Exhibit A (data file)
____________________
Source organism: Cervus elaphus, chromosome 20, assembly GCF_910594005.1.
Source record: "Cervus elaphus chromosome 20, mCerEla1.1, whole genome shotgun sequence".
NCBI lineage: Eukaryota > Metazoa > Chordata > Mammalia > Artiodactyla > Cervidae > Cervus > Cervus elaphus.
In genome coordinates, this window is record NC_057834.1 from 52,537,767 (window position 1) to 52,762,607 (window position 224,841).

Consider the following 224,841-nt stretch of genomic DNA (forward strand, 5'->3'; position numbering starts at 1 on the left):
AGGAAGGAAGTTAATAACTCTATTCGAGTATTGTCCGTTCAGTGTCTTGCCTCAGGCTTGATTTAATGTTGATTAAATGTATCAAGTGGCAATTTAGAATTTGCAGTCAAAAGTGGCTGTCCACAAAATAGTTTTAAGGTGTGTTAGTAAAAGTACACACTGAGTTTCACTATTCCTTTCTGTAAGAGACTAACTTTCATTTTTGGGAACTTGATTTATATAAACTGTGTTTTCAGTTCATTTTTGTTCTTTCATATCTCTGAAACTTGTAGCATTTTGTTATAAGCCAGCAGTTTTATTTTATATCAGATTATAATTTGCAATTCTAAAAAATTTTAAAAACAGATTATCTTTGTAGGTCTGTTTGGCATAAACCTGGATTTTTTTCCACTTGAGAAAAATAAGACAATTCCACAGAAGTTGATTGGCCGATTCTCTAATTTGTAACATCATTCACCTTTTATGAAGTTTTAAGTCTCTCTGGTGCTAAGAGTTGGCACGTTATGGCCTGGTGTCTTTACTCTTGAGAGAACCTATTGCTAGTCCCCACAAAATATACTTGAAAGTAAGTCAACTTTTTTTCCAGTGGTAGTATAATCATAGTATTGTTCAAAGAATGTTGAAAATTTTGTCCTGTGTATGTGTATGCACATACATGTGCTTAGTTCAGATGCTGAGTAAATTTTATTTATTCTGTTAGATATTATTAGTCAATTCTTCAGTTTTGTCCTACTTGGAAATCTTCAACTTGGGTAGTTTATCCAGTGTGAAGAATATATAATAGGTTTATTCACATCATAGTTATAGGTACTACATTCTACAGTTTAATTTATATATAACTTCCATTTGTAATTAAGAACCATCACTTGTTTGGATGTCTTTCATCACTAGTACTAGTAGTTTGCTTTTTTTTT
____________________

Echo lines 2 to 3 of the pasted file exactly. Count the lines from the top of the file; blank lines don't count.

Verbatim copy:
Source record: "Cervus elaphus chromosome 20, mCerEla1.1, whole genome shotgun sequence".
NCBI lineage: Eukaryota > Metazoa > Chordata > Mammalia > Artiodactyla > Cervidae > Cervus > Cervus elaphus.